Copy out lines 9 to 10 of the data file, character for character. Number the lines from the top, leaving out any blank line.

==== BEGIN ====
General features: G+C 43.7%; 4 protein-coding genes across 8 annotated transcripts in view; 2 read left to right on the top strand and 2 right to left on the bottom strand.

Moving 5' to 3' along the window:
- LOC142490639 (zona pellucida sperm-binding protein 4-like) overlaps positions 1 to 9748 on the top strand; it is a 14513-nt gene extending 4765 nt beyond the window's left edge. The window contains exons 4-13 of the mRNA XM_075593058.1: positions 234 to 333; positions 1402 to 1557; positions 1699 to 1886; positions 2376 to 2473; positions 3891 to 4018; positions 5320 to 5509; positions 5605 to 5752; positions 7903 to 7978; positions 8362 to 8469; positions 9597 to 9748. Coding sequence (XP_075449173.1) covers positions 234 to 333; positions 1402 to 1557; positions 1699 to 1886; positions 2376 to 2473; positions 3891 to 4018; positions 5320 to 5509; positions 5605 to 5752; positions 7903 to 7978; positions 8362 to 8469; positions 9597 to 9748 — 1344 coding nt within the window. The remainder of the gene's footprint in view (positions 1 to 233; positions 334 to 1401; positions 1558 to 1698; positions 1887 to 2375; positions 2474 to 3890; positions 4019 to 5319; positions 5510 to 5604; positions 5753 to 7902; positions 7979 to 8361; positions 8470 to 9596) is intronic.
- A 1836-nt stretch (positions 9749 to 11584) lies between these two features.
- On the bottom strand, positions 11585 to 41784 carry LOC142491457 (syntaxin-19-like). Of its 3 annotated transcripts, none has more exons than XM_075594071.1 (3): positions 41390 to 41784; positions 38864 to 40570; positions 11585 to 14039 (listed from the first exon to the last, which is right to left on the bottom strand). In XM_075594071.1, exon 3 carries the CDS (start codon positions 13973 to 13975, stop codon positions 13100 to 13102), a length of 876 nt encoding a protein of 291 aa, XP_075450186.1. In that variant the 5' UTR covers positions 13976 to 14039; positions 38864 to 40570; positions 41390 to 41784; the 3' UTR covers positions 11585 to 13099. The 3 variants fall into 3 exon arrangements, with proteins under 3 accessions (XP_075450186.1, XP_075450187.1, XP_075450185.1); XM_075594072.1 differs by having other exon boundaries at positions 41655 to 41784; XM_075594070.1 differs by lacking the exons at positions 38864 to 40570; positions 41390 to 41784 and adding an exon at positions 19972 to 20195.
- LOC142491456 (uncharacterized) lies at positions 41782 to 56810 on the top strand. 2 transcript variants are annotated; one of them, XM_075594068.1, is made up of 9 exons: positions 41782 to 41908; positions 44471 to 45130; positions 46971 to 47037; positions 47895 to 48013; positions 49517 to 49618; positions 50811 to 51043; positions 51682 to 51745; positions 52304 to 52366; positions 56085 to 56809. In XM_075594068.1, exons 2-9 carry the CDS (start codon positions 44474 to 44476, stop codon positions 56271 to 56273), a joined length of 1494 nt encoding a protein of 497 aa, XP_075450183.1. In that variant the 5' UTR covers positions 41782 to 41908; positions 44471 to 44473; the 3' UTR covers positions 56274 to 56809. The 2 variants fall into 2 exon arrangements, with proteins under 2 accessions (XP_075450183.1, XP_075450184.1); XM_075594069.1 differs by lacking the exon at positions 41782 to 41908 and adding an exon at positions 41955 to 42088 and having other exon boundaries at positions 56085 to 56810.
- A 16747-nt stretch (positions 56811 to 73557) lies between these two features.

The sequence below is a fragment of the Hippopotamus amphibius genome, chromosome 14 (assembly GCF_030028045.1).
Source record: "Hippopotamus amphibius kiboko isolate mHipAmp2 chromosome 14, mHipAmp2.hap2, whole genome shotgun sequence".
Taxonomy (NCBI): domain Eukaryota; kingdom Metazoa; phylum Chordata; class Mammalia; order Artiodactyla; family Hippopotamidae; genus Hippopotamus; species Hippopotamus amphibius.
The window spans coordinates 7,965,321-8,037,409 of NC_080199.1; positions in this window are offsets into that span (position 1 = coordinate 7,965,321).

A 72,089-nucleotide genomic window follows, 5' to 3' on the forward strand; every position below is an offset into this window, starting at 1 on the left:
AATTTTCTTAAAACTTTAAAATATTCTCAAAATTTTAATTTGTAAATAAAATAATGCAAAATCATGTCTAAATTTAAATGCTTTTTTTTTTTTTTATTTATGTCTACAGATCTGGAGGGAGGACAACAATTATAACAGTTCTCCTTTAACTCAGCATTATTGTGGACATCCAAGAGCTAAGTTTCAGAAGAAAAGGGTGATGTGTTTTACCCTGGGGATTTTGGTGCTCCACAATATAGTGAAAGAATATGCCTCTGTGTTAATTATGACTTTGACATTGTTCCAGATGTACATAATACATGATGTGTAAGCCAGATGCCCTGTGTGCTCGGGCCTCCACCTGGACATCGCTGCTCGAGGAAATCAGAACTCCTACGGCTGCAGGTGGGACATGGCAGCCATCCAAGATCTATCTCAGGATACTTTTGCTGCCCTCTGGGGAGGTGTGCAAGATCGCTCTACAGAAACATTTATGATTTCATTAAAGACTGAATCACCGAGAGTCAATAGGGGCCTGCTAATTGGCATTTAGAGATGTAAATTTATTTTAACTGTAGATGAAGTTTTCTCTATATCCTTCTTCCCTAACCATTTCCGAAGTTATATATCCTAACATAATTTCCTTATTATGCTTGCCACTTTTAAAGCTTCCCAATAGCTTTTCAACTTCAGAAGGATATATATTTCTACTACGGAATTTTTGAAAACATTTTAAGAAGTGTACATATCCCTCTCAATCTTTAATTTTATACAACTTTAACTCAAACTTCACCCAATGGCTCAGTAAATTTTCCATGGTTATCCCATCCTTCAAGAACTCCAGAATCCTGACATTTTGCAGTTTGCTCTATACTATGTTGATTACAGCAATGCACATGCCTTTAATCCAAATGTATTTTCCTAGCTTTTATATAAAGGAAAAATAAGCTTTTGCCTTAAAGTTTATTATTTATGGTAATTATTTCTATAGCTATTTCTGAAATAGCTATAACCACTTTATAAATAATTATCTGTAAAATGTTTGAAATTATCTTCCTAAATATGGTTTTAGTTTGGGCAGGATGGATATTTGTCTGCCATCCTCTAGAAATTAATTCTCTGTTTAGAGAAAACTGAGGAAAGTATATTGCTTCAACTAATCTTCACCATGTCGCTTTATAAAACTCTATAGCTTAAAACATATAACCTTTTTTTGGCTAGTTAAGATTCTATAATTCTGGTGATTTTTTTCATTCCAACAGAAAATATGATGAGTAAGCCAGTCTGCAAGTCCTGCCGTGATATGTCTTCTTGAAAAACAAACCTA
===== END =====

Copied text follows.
Source record: "Hippopotamus amphibius kiboko isolate mHipAmp2 chromosome 14, mHipAmp2.hap2, whole genome shotgun sequence".
Taxonomy (NCBI): domain Eukaryota; kingdom Metazoa; phylum Chordata; class Mammalia; order Artiodactyla; family Hippopotamidae; genus Hippopotamus; species Hippopotamus amphibius.